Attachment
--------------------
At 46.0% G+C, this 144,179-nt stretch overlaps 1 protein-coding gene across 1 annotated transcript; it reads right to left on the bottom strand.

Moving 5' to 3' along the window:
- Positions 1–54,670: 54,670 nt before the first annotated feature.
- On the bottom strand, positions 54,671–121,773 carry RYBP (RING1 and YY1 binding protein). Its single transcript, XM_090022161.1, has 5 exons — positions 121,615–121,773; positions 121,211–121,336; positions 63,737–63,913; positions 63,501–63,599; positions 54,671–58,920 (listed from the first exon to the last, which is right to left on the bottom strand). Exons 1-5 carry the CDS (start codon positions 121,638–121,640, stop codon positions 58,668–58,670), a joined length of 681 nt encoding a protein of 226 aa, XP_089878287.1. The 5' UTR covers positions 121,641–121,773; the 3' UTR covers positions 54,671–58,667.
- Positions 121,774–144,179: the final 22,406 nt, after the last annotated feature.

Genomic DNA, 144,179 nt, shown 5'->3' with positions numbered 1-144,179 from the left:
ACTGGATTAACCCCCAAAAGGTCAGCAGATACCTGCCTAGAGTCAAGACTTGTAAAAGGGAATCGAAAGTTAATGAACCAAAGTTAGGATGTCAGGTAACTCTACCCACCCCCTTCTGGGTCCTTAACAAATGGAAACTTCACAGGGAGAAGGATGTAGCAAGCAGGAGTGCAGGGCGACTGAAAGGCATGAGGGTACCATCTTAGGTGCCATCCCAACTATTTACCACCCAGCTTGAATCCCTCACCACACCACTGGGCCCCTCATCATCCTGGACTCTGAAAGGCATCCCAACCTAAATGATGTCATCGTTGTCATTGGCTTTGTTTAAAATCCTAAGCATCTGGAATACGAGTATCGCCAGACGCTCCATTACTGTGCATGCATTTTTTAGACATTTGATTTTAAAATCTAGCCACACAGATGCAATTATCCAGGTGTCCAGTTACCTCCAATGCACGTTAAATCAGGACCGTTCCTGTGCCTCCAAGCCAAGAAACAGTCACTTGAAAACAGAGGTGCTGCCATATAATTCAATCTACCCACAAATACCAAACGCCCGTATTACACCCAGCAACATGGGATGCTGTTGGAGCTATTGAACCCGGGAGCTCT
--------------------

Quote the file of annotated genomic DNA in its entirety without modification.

At 46.0% G+C, this 144,179-nt stretch overlaps 1 protein-coding gene across 1 annotated transcript; it reads right to left on the bottom strand.

Moving 5' to 3' along the window:
- Positions 1–54,670: 54,670 nt before the first annotated feature.
- On the bottom strand, positions 54,671–121,773 carry RYBP (RING1 and YY1 binding protein). Its single transcript, XM_090022161.1, has 5 exons — positions 121,615–121,773; positions 121,211–121,336; positions 63,737–63,913; positions 63,501–63,599; positions 54,671–58,920 (listed from the first exon to the last, which is right to left on the bottom strand). Exons 1-5 carry the CDS (start codon positions 121,638–121,640, stop codon positions 58,668–58,670), a joined length of 681 nt encoding a protein of 226 aa, XP_089878287.1. The 5' UTR covers positions 121,641–121,773; the 3' UTR covers positions 54,671–58,667.
- Positions 121,774–144,179: the final 22,406 nt, after the last annotated feature.

Genomic DNA, 144,179 nt, shown 5'->3' with positions numbered 1-144,179 from the left:
ACTGGATTAACCCCCAAAAGGTCAGCAGATACCTGCCTAGAGTCAAGACTTGTAAAAGGGAATCGAAAGTTAATGAACCAAAGTTAGGATGTCAGGTAACTCTACCCACCCCCTTCTGGGTCCTTAACAAATGGAAACTTCACAGGGAGAAGGATGTAGCAAGCAGGAGTGCAGGGCGACTGAAAGGCATGAGGGTACCATCTTAGGTGCCATCCCAACTATTTACCACCCAGCTTGAATCCCTCACCACACCACTGGGCCCCTCATCATCCTGGACTCTGAAAGGCATCCCAACCTAAATGATGTCATCGTTGTCATTGGCTTTGTTTAAAATCCTAAGCATCTGGAATACGAGTATCGCCAGACGCTCCATTACTGTGCATGCATTTTTTAGACATTTGATTTTAAAATCTAGCCACACAGATGCAATTATCCAGGTGTCCAGTTACCTCCAATGCACGTTAAATCAGGACCGTTCCTGTGCCTCCAAGCCAAGAAACAGTCACTTGAAAACAGAGGTGCTGCCATATAATTCAATCTACCCACAAATACCAAACGCCCGTATTACACCCAGCAACATGGGATGCTGTTGGAGCTATTGAACCCGGGAGCTCT